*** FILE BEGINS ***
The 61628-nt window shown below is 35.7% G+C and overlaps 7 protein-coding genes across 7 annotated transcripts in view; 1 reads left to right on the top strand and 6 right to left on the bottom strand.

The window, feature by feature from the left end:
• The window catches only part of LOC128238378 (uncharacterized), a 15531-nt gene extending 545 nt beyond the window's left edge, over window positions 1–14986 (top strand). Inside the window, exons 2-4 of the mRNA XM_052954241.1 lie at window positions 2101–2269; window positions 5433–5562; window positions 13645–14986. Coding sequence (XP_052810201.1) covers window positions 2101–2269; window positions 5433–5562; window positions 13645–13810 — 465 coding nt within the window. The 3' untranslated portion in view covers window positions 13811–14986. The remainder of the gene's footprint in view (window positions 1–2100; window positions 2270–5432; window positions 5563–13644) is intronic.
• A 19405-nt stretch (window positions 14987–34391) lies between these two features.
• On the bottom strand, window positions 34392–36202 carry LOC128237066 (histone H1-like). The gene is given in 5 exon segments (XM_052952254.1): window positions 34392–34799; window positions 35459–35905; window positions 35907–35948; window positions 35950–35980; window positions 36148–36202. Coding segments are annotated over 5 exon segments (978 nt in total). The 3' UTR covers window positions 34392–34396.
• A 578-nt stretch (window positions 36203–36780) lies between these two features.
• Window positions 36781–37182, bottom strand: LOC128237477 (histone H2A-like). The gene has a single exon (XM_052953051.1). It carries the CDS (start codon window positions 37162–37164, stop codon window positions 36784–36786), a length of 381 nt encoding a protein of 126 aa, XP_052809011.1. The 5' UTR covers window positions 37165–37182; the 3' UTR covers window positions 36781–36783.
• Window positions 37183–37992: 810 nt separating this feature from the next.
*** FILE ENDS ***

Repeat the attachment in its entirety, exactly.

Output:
The 61628-nt window shown below is 35.7% G+C and overlaps 7 protein-coding genes across 7 annotated transcripts in view; 1 reads left to right on the top strand and 6 right to left on the bottom strand.

The window, feature by feature from the left end:
• The window catches only part of LOC128238378 (uncharacterized), a 15531-nt gene extending 545 nt beyond the window's left edge, over window positions 1–14986 (top strand). Inside the window, exons 2-4 of the mRNA XM_052954241.1 lie at window positions 2101–2269; window positions 5433–5562; window positions 13645–14986. Coding sequence (XP_052810201.1) covers window positions 2101–2269; window positions 5433–5562; window positions 13645–13810 — 465 coding nt within the window. The 3' untranslated portion in view covers window positions 13811–14986. The remainder of the gene's footprint in view (window positions 1–2100; window positions 2270–5432; window positions 5563–13644) is intronic.
• A 19405-nt stretch (window positions 14987–34391) lies between these two features.
• On the bottom strand, window positions 34392–36202 carry LOC128237066 (histone H1-like). The gene is given in 5 exon segments (XM_052952254.1): window positions 34392–34799; window positions 35459–35905; window positions 35907–35948; window positions 35950–35980; window positions 36148–36202. Coding segments are annotated over 5 exon segments (978 nt in total). The 3' UTR covers window positions 34392–34396.
• A 578-nt stretch (window positions 36203–36780) lies between these two features.
• Window positions 36781–37182, bottom strand: LOC128237477 (histone H2A-like). The gene has a single exon (XM_052953051.1). It carries the CDS (start codon window positions 37162–37164, stop codon window positions 36784–36786), a length of 381 nt encoding a protein of 126 aa, XP_052809011.1. The 5' UTR covers window positions 37165–37182; the 3' UTR covers window positions 36781–36783.
• Window positions 37183–37992: 810 nt separating this feature from the next.